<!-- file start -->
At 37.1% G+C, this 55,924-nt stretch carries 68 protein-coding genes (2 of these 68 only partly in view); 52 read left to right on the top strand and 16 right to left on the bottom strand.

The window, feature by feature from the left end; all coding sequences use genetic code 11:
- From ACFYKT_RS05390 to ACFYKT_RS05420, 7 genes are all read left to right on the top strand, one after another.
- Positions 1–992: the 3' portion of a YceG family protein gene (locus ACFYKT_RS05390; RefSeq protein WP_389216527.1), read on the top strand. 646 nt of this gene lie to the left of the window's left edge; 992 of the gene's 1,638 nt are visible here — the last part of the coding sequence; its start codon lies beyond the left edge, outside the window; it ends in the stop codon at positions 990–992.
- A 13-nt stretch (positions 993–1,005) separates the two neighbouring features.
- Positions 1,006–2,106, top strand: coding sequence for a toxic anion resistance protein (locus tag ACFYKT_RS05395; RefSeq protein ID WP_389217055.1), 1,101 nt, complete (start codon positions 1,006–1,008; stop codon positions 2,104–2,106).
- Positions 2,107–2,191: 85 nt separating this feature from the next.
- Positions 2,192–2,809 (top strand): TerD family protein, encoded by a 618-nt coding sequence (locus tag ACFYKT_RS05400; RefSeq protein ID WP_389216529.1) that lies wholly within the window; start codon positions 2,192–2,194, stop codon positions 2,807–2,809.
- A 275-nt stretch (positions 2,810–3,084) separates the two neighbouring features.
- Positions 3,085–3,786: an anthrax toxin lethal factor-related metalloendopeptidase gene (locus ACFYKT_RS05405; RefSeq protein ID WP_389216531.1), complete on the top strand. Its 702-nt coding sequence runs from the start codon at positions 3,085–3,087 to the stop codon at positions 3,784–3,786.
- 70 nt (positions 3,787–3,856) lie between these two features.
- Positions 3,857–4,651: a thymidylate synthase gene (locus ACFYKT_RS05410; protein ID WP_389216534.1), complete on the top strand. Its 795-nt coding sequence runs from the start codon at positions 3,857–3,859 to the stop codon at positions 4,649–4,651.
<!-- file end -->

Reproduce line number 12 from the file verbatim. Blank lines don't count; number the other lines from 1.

- Positions 3,857–4,651: a thymidylate synthase gene (locus ACFYKT_RS05410; protein ID WP_389216534.1), complete on the top strand. Its 795-nt coding sequence runs from the start codon at positions 3,857–3,859 to the stop codon at positions 4,649–4,651.